Why did prosecution take so many years? In 1858 after the “Utah War,” U.S. President James Buchanan made a proclamation of general amnesty, “offering to the inhabitants of Utah, who shall submit to the laws, a free pardon for the seditions and treasons heretofore by them committed.” There was confusion among government officials as to whether the massacre was covered under the amnesty. One judge initiated an investigation, but it didn’t lead to any indictments. Then the Civil War happened, postponing further federal investigation until the 1870s.

Did Brigham Young actually order the attack on the wagon train passing through Mountain Meadows? The evidence indicates he did not give the order and had no knowledge of the attack until after it happened. The real problem is that Brigham Young was, is, and will continue to be a controversial figure, and the possibility of branding him a mass murderer in a sinister conspiracy was (and is) too tempting for many to pass up. Most people who believe Brigham Young ordered the massacre will cite confessions of John D. Lee. Now, putting this into context: prosecutors offered to spare Lee’s life if he implicated Brigham Young. Lee chose death instead. But then in his autobiography published after his death, we read that he actually did “believe” that the massacre was the result of “the direct command of Brigham Young.”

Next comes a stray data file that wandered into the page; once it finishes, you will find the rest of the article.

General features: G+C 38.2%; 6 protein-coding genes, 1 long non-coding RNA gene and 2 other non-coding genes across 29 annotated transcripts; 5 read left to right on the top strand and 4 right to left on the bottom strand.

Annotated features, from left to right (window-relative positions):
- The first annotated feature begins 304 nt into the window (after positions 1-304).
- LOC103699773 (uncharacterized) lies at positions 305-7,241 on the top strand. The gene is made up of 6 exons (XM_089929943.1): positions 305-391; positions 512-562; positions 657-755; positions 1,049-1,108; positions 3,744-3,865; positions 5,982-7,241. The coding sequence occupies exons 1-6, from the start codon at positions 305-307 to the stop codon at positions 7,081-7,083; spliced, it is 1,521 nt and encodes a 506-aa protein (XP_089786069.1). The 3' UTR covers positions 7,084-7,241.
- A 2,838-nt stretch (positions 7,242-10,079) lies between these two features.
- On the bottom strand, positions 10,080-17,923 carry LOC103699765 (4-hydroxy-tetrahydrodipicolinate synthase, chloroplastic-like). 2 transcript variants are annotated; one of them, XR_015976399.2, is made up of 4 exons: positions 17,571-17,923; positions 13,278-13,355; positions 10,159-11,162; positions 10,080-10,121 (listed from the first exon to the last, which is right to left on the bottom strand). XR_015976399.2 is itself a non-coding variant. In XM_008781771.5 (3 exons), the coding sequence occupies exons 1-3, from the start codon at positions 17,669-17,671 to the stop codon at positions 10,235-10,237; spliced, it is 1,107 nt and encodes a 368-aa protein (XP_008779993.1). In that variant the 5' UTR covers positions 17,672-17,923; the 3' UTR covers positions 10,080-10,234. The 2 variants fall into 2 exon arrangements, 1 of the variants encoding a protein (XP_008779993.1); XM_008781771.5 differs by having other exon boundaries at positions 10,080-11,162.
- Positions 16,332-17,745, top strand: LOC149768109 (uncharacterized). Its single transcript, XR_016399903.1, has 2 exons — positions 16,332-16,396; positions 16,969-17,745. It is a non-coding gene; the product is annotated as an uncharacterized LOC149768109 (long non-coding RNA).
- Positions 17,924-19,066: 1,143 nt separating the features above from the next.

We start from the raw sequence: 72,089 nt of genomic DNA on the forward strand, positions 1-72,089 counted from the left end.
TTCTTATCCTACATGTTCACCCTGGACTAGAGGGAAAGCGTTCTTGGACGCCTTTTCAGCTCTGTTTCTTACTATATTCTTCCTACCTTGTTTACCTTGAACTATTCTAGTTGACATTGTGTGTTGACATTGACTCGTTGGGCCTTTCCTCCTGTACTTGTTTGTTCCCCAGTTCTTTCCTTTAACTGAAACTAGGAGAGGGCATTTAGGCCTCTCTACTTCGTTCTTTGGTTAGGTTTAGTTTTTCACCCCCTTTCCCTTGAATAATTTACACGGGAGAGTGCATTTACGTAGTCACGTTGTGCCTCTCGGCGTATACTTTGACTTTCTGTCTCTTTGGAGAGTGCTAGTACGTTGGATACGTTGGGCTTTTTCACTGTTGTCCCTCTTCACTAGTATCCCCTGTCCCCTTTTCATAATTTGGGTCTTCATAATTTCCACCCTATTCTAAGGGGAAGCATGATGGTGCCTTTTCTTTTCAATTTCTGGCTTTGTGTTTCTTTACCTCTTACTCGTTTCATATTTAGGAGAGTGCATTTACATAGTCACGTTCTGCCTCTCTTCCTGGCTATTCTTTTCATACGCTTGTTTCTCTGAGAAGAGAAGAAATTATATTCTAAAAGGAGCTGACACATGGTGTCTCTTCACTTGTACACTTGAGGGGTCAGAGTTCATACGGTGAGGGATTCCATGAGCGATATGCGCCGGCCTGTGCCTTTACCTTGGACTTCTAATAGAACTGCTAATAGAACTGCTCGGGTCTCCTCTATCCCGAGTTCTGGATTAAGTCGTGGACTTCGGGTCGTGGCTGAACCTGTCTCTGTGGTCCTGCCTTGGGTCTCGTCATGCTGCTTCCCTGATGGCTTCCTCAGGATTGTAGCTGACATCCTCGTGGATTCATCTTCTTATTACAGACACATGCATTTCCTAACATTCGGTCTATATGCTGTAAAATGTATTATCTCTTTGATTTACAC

So something is certainly fishy about Lee’s story. Many scholars attribute these *clears throat* expansions, to Lee’s defense attorney, who edited and owned the rights to Lee’s autobiography. One newspaper wrote that the autobiography was “a little Lee and a Little Lawyer.”